Photo Credit: Lambeth Conference Company
[ACNS, Rachel Farmer] Pilgrimage, prayer and pastoral concern will form the key elements of the Archbishop of Canterbury’s visit to the United Churches of North and South India this September.
The Archbishop, Justin Welby, will be joined by his wife Mrs Welby, for the 10-day visit, which will include taking part in 100th anniversary commemorations of the massacre in Amritsar.
Archbishop Justin said: “My prayer is that this visit will first and foremost provide opportunities for me to pray with local Christians; secondly, I want to listen to the stories of local people, to hear the joys and challenges they face in their daily life; and, finally, I am looking forward to visiting key places of worship and significance. India has a long and distinguished Christian history, going back as early as the first century when Saint Thomas is said to have travelled to Kerala. I am looking forward to learning from the Church in India and sharing in their worship."
The India trip, planned following an invitation from the two Churches, will begin on the 31 August, following a visit to Sri Lanka where the Archbishop will stand in solidarity with Christians and the victims of the Easter bombings.
Starting in the south of India, in Kerala, the Archbishop plans to visit Kottayam, Bengaluru, Hyderabad and Medak with the Church of South India and then move on to Jabalpur, Kolkata and Amritsar with the Church of North India.
Archbishop Justin will visit the Golden Temple in Amritsar and will be the first Archbishop to visit the site of the Jallianwala Bagh massacre. He will join in commemorations for the tragedy, when thousands of unarmed Indians of many different faiths were shot by British troops in 1819.
Speaking about the event, the Archbishop’s inter-religious affairs adviser, Dr Richard Sudworth, said Justin Welby would be giving a statement including a “transparent account” of what happened. "We regard this with real soberness,” he said, “as a moment for recognising some of the sins of our history, in order to move forward with good will and mutual flourishing."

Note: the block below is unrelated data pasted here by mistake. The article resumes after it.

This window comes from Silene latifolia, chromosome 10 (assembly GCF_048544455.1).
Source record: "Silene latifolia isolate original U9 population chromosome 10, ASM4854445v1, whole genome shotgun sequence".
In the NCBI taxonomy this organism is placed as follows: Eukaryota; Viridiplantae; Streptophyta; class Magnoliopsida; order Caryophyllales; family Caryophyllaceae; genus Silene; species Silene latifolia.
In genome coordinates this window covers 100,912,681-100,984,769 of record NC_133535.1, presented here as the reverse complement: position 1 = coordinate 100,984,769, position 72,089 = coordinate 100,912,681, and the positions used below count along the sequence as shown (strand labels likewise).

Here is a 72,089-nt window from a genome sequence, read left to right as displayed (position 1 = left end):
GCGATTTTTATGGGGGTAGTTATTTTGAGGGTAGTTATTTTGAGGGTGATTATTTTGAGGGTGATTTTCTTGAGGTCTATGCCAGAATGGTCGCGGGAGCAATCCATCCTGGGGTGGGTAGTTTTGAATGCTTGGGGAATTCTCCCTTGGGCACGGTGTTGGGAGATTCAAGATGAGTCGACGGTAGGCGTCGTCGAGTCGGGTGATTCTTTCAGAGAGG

According to Dr Sudworth, there were currently no plans for the Archbishop to meet with the Prime Minister Narendra Modi to talk about rising levels of persecution against Christians. He said the Archbishop will be visiting the country as a church leader, not a political leader and would be there first and foremost to meet with and listen to local Christians. Dr Sudworth said, “The constitution of India gives freedom of religion and belief to all groups and it’s the responsibility of all leaders, both political and religious, to affirm and implement what is already there in the constitution."
Both the Church of South India and the Church of North India have many millions of members despite them being minority churches within India and only making up about 2.5% of the total population.
Other highlights of the visit are expected to include a visit to Jabalpur in the central Indian state of Madhya Pradesh, when the Archbishop will be part of the formal opening of a brand new Christian school demonstrating how a minority Christian community is being a ‘force for good’ in wider society.
The Archbishop will join thousands of worshippers at services in churches and cathedrals and is also expected to visit the Henry Martin Institute in Hyderabad - a specialist centre for inter-religious studies. He will deliver an address on Christian prayer to religious leaders from Hindu, Muslim, Sikh backgrounds, together with various Christian denominations, to encourage discussion on religious diversity and the benefits of learning together.